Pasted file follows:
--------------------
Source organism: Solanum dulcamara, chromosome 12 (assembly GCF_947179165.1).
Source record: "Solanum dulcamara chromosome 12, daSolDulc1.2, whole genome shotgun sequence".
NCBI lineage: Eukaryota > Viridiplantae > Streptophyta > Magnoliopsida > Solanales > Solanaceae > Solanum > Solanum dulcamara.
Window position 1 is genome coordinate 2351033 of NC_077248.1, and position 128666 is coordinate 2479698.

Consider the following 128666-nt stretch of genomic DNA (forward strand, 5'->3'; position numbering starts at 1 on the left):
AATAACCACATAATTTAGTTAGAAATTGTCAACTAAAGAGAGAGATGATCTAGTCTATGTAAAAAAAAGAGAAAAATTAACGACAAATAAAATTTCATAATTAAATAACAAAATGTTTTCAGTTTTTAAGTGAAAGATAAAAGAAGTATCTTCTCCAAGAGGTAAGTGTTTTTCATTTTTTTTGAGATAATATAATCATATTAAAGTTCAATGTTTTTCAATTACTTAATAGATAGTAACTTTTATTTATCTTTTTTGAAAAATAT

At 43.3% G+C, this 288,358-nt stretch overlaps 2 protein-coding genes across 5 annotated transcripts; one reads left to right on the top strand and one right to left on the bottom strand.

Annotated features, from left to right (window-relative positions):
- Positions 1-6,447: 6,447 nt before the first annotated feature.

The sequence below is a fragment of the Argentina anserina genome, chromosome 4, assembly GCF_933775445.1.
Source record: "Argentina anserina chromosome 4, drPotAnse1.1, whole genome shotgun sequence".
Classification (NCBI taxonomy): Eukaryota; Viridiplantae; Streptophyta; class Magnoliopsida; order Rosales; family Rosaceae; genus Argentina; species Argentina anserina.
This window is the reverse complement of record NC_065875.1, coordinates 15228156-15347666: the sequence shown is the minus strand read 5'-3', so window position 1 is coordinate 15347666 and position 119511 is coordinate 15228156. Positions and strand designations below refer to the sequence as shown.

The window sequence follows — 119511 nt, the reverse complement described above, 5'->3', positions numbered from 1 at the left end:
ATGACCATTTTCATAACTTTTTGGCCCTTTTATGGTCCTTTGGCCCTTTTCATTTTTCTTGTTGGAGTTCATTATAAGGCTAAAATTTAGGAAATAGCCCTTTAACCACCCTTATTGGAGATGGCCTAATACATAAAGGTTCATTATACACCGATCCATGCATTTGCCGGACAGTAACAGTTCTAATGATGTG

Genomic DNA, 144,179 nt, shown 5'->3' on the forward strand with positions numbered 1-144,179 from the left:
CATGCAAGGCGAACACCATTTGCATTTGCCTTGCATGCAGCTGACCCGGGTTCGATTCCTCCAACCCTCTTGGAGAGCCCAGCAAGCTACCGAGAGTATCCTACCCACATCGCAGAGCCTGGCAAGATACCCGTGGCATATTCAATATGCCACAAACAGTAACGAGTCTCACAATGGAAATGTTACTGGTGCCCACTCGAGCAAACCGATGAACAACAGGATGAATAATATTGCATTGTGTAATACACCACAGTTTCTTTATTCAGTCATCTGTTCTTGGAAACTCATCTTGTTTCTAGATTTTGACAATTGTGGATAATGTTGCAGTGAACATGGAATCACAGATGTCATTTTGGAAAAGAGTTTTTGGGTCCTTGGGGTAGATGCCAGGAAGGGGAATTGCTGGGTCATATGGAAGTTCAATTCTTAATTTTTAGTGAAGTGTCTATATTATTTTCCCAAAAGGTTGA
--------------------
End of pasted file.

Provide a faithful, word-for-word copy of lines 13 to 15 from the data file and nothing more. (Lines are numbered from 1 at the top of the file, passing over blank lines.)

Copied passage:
This window is the reverse complement of record NC_065875.1, coordinates 15228156-15347666: the sequence shown is the minus strand read 5'-3', so window position 1 is coordinate 15347666 and position 119511 is coordinate 15228156. Positions and strand designations below refer to the sequence as shown.

The window sequence follows — 119511 nt, the reverse complement described above, 5'->3', positions numbered from 1 at the left end:
ATGACCATTTTCATAACTTTTTGGCCCTTTTATGGTCCTTTGGCCCTTTTCATTTTTCTTGTTGGAGTTCATTATAAGGCTAAAATTTAGGAAATAGCCCTTTAACCACCCTTATTGGAGATGGCCTAATACATAAAGGTTCATTATACACCGATCCATGCATTTGCCGGACAGTAACAGTTCTAATGATGTG